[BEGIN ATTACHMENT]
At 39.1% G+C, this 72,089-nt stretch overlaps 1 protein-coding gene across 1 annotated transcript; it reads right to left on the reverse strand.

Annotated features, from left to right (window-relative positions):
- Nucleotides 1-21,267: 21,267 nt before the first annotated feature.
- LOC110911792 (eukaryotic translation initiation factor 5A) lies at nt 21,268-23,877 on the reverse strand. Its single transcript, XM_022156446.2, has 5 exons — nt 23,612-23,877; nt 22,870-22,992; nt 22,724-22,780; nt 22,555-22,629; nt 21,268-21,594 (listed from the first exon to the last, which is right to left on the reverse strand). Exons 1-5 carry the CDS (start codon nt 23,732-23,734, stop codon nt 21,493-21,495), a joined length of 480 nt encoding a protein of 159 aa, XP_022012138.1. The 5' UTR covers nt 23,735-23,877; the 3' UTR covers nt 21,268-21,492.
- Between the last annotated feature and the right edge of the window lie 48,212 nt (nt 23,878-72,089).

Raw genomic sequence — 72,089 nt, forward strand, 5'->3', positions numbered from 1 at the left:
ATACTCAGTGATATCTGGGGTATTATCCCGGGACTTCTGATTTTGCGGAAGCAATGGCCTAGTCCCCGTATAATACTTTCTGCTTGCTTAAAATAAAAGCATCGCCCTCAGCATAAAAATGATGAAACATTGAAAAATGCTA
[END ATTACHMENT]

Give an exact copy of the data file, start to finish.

At 39.1% G+C, this 72,089-nt stretch overlaps 1 protein-coding gene across 1 annotated transcript; it reads right to left on the reverse strand.

Annotated features, from left to right (window-relative positions):
- Nucleotides 1-21,267: 21,267 nt before the first annotated feature.
- LOC110911792 (eukaryotic translation initiation factor 5A) lies at nt 21,268-23,877 on the reverse strand. Its single transcript, XM_022156446.2, has 5 exons — nt 23,612-23,877; nt 22,870-22,992; nt 22,724-22,780; nt 22,555-22,629; nt 21,268-21,594 (listed from the first exon to the last, which is right to left on the reverse strand). Exons 1-5 carry the CDS (start codon nt 23,732-23,734, stop codon nt 21,493-21,495), a joined length of 480 nt encoding a protein of 159 aa, XP_022012138.1. The 5' UTR covers nt 23,735-23,877; the 3' UTR covers nt 21,268-21,492.
- Between the last annotated feature and the right edge of the window lie 48,212 nt (nt 23,878-72,089).

Raw genomic sequence — 72,089 nt, forward strand, 5'->3', positions numbered from 1 at the left:
ATACTCAGTGATATCTGGGGTATTATCCCGGGACTTCTGATTTTGCGGAAGCAATGGCCTAGTCCCCGTATAATACTTTCTGCTTGCTTAAAATAAAAGCATCGCCCTCAGCATAAAAATGATGAAACATTGAAAAATGCTA